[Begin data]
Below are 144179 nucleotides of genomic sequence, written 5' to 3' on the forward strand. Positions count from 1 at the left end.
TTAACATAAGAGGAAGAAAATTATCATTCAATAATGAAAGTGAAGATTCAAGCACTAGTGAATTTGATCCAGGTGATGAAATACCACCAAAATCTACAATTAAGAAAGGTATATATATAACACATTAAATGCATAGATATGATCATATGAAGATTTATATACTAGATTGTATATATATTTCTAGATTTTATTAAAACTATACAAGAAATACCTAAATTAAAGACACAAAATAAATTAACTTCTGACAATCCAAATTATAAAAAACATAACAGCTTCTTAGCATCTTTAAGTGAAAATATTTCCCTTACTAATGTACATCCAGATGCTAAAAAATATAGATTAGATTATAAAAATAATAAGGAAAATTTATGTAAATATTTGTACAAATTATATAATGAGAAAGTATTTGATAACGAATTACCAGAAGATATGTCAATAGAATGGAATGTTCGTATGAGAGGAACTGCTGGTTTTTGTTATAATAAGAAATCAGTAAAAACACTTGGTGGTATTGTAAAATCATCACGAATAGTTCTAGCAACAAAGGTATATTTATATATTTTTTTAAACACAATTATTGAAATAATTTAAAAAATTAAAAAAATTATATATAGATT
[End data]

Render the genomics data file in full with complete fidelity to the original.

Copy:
Below are 144179 nucleotides of genomic sequence, written 5' to 3' on the forward strand. Positions count from 1 at the left end.
TTAACATAAGAGGAAGAAAATTATCATTCAATAATGAAAGTGAAGATTCAAGCACTAGTGAATTTGATCCAGGTGATGAAATACCACCAAAATCTACAATTAAGAAAGGTATATATATAACACATTAAATGCATAGATATGATCATATGAAGATTTATATACTAGATTGTATATATATTTCTAGATTTTATTAAAACTATACAAGAAATACCTAAATTAAAGACACAAAATAAATTAACTTCTGACAATCCAAATTATAAAAAACATAACAGCTTCTTAGCATCTTTAAGTGAAAATATTTCCCTTACTAATGTACATCCAGATGCTAAAAAATATAGATTAGATTATAAAAATAATAAGGAAAATTTATGTAAATATTTGTACAAATTATATAATGAGAAAGTATTTGATAACGAATTACCAGAAGATATGTCAATAGAATGGAATGTTCGTATGAGAGGAACTGCTGGTTTTTGTTATAATAAGAAATCAGTAAAAACACTTGGTGGTATTGTAAAATCATCACGAATAGTTCTAGCAACAAAGGTATATTTATATATTTTTTTAAACACAATTATTGAAATAATTTAAAAAATTAAAAAAATTATATATAGATT